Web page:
As much as it hurts to say so,Toronto may finally have something going for it

Allan Fotheringham

October 31 1977

As much as it hurts to say so,Toronto may finally have something going for it

Allan Fotheringham

October 31 1977

As much as it hurts to say so,Toronto may finally have something going for it

Allan Fotheringham

The musk of money is palpable in the air. The matrons down from Forest Hill, with concrete hair frozen into tinted swirls, mince along with their shoes and belts and scarves and purses rhyming Pucci and Gucci. A Bach concerto emanates from a bookstore that, typically, is stronger on Alistair Cooke than on Richard Rohmer. The shops manned by young ladies masquerading as Russian peasants, their sleek pants tucked into their $ 120 leather boots, feature gold bidets. This, my friends, is Hazelton Lanes, the newest trendy spot of newly trendy Toronto. This is Camel Hair City.

All Canadians have a proprietory right to second-guess their few large centres and what we have here in Toronto in 1977 is the New Imperial City. The wealth is obscene. The luxury is cloying. The style wobbles narrowly close to being international. Instead of the old lumpish arrogance of prim Presbyterian faces, in Toronto today is a brittle assumption of superiority—based on the fact that it is clearly the centre of a Canada that is increasingly becoming truncated. Montreal, the brash days of Drapeau expansion and Expo fallout all over, seems to have passed its days of architectural blossoming. Toronto, these days, is wallowing in it, lying down and rolling in its own self-importance.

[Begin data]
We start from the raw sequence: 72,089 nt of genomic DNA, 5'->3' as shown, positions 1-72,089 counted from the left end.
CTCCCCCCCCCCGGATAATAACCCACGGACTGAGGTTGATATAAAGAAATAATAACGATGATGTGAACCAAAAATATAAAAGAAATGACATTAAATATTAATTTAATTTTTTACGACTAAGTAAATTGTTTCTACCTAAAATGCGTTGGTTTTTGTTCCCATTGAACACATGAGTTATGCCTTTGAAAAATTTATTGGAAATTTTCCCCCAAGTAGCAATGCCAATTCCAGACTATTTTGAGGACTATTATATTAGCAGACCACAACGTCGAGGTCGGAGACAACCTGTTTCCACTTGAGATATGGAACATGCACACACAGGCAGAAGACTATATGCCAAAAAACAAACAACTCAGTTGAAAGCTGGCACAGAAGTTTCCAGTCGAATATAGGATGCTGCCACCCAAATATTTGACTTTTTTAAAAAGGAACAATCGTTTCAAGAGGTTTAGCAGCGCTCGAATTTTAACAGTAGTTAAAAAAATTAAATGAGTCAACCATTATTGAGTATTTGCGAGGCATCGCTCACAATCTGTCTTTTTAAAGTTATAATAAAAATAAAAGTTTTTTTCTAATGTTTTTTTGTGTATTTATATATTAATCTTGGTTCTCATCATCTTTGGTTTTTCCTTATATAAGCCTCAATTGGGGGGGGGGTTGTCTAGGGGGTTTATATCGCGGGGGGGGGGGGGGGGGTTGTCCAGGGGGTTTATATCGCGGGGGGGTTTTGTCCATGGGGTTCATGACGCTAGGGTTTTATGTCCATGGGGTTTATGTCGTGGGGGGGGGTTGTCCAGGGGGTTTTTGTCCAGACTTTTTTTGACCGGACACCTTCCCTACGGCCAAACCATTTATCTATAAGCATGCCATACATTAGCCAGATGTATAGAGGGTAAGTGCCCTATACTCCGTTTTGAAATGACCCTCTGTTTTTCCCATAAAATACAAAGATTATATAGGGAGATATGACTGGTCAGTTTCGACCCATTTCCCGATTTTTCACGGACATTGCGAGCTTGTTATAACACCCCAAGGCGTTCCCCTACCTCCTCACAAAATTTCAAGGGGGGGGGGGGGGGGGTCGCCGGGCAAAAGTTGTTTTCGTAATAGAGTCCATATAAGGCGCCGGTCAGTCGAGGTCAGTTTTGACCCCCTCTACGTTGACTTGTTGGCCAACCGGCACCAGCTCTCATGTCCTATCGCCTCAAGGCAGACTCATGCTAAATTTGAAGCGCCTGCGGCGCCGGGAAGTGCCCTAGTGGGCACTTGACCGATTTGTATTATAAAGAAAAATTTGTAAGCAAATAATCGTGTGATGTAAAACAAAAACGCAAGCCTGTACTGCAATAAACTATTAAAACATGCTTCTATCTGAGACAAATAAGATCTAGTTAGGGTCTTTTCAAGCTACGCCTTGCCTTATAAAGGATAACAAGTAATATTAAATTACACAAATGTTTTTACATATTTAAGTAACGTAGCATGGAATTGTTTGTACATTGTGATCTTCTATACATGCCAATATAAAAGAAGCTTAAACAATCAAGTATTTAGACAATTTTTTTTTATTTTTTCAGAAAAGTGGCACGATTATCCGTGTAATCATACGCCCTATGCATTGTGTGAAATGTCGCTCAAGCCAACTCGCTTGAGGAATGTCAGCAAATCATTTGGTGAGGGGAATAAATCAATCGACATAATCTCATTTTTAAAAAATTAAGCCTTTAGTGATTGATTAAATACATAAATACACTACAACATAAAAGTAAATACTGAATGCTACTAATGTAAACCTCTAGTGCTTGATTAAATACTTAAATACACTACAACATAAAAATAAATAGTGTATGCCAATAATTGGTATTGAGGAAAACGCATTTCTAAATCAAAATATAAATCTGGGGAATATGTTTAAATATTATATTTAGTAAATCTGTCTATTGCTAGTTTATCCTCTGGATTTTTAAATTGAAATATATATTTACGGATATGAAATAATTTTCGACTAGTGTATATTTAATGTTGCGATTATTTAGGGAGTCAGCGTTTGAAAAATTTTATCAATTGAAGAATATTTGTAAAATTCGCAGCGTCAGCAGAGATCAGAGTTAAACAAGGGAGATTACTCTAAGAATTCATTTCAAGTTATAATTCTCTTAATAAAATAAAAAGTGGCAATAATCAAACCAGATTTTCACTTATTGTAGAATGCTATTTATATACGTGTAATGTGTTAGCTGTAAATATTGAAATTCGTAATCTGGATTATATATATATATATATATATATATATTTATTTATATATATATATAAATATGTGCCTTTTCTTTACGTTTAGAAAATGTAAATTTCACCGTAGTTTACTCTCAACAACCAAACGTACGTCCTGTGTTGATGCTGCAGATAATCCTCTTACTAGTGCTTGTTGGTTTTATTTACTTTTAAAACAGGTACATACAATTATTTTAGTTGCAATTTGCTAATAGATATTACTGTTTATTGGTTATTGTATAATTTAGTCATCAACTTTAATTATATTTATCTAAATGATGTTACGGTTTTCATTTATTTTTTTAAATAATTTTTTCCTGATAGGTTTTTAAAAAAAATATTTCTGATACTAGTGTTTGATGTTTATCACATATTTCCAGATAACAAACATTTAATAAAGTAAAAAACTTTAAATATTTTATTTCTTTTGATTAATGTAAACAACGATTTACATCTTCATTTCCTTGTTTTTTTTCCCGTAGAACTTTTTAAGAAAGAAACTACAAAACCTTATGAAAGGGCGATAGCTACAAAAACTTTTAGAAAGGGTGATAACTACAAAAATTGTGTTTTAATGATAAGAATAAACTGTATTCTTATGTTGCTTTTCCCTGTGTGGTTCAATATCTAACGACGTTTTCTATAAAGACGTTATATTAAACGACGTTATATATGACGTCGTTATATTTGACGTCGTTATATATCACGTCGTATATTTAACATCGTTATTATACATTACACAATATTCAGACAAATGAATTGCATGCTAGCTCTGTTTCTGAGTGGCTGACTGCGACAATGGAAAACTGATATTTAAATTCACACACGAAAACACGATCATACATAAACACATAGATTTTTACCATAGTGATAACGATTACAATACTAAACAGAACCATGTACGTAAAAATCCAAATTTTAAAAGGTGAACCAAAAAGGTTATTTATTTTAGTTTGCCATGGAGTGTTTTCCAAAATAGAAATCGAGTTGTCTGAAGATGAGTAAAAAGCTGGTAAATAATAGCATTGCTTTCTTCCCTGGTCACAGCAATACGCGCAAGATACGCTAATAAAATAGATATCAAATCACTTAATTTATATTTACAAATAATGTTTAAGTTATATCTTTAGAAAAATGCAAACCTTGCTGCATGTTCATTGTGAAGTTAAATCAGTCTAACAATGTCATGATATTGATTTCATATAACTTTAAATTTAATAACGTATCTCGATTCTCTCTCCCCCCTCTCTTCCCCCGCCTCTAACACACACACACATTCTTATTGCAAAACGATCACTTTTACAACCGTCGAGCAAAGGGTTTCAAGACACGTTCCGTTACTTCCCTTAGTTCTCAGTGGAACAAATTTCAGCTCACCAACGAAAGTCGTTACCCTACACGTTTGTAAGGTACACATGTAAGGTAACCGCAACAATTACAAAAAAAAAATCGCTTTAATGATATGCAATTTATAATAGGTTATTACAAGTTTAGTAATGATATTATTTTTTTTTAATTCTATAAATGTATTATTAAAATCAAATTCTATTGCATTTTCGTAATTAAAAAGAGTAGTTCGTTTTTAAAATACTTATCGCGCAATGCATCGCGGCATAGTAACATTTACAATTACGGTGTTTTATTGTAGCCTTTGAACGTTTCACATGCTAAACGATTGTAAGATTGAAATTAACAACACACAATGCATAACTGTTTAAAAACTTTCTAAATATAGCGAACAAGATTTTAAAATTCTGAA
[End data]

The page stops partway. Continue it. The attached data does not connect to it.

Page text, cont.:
The most obvious manifestation of all this is Bloor Street. For years Toronto has suffered from a most apparent defect: there was only one street where a civilized man could stroll. It is well away from the towers of mammon that early huddled along the lake (but, naturally, didn’t have the wit to venture close to the shore).

Bloor exists in symbiotic relationship with Yorkville, the refurbished proof that small is beautiful that Toronto snatched from the flower children and deeded instead to the inheritors of the capital gains tax. Here is Hazelton Lanes. It is here where the concrete coiffures are manufactured, a whole street of hairdressers, acolytes of Vidal Sassoon, an entire industry of young men in tight-assed Italian pants pretending, and dreaming, to be Warren Beatty. Within the ambience of Bloor is the courtyard café, camp verging on flash, where Toronto gossip columnists never tire of recording supposed assignations. (One out-of-town lawyer, booked into a legal conference at one of the airport hotels, noted that no one could get into his room until 2.30 p.m. “One hundred and fifty guests, all named Mr and Mrs. John Smith.”) In the 1970s, the nooner has been elevated to a cultural form.

Nearby is Noodles, a restaurant of leather and chrome that illustrates what happens when the Beautiful People are mated with Clockwork Orange. Bloor by now has surpassed Montreal’s Sherbrooke as a shopping street, if not yet as a strolling space. It is not one of the world’s great streets, not Berlin’s Kurfürstendamm, not the Ramblas of Barcelona. But, God knows, it is greatly appreciated.